Swatinem Blog Resume

Documentation Driven Development

… and a wishlist for better Rust Tooling

— 6 min

I have been working on documenting a growing rust project, and ran into some papercuts along the way. Also, writing good documentation is actually very hard and sometimes tedious work, but I think it is very much worth it.

# Why I love Doctests

I can’t really stress how important both testing, and documentation is! Testing makes sure that your project meets its goals and certain quality criteria. And documentation makes sure that your potential users know how to effectively use your project. Without documentation (and marketing), a project will struggle hard to grow its user base.

However, maintaining good documentation is really hard. And depending on the language ecosystem, it is too easy for your code and documentation to drift apart and become broken / outdated. That is one reason why I really love the concept of doctests. On a high level, they are just example code snippets that you want to present to your users. But they also run as part of your testsuite, just like any other tests. So they can’t drift apart. It is a really good way to give usage examples of your API, and document corner cases all at the same time.

# Rusts Unique Position

Rust actually is in a very good position here. I originally come from the TypeScript ecosystem, and it is actually a huge pain that TypeScript suffers a lot from the “new day, new framework” syndrome. There is way too much choice among linters, build systems / bundlers, testing frameworks, benchmark frameworks, and probably documentation tools, although I haven’t really used any of those. It is quite tiring to wade through all the options. At least that ecosystem now has a code formatter that everybody agrees on.

It is really refreshing that Rust is super opinionated in this regard. It ships with a default build system (which also has workspace support), testing tool, a linter, a benchmarking tool (with support for custom frameworks) and a first class documentation tool. You get all of this out of the box (or rather, via rustup) and don’t have to worry about any of this. What a way to boost productivity!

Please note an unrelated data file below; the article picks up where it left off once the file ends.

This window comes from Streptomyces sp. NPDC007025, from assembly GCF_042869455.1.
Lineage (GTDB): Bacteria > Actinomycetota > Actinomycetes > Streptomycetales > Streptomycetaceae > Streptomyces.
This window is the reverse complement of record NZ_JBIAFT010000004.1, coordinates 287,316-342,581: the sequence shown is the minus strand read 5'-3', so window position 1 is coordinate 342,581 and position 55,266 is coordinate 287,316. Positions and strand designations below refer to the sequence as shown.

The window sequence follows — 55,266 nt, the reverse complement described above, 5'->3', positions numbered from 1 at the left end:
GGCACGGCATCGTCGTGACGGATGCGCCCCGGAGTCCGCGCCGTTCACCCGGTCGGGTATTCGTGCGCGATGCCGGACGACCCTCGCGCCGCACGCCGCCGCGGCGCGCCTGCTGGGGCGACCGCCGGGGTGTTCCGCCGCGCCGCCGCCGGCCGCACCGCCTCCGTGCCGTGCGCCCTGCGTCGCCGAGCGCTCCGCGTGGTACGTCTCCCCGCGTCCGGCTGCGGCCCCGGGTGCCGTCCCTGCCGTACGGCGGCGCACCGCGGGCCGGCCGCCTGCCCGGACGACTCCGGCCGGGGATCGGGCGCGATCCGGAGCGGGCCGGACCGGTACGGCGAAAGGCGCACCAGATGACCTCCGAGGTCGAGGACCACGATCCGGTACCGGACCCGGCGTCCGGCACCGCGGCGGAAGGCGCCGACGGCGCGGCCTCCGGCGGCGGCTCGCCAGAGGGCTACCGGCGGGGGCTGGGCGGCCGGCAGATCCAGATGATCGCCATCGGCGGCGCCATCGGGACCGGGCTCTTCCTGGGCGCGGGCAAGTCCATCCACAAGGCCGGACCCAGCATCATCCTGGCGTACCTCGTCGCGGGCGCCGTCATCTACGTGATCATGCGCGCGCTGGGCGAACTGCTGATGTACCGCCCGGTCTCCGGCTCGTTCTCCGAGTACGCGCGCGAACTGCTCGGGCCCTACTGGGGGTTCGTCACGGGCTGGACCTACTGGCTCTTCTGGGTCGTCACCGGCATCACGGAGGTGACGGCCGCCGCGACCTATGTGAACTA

Also, rusts tools are really good, even though they have some shortcomings as we will see.

# My Wishlist for better Tools

But unfortunately, testing and writing doctests is a bit painful right now. But as I see it, those obstacles should be fairly straight forward to overcome. Here is just a short wishlist of things I would love to see in the Rust ecosystem that would make my life a bit easier ;-)

Some of the mentioned issues are already implemented on nightly versions, and are just pending stabilization. Others are quite big and complex, or seem to stuck in bikeshedding discussions. But one thing that actually sounds quite doable is to have rustfmt format and re-wrap markdown. I might even look into this if I have too much free time on my hands, or as something of a hackweek project.

# Forcing Features in Tests

So the crate I am working on right now has quite some feature flags, and I would like to refer to those feature-flagged items in my doctests. But that breaks the tests when run with --no-default-features, or in general if the features I want to use are not default.

Also, you can’t #[cfg(test)] those items, since doctests won’t pick those up due to rust#45599 and rust#67295. But I have found a rather nice workaround for that. Whereas Rust disallows normal dependency cycles. Defining circular dev-dependencies actually works fine, which is quite magical. So you can just dev-depend on yourself, with certain features. The same also works across circular workspace crates.

name = "doctests"
version = "0.1.0"
edition = "2018"

featured = []

doctests = { path = ".", features = ["featured"] }
/// ```
/// doctests::featured();
/// ```
pub fn doctest() {}

#[cfg(feature = "featured")]
pub fn featured() {}

fn unittest() {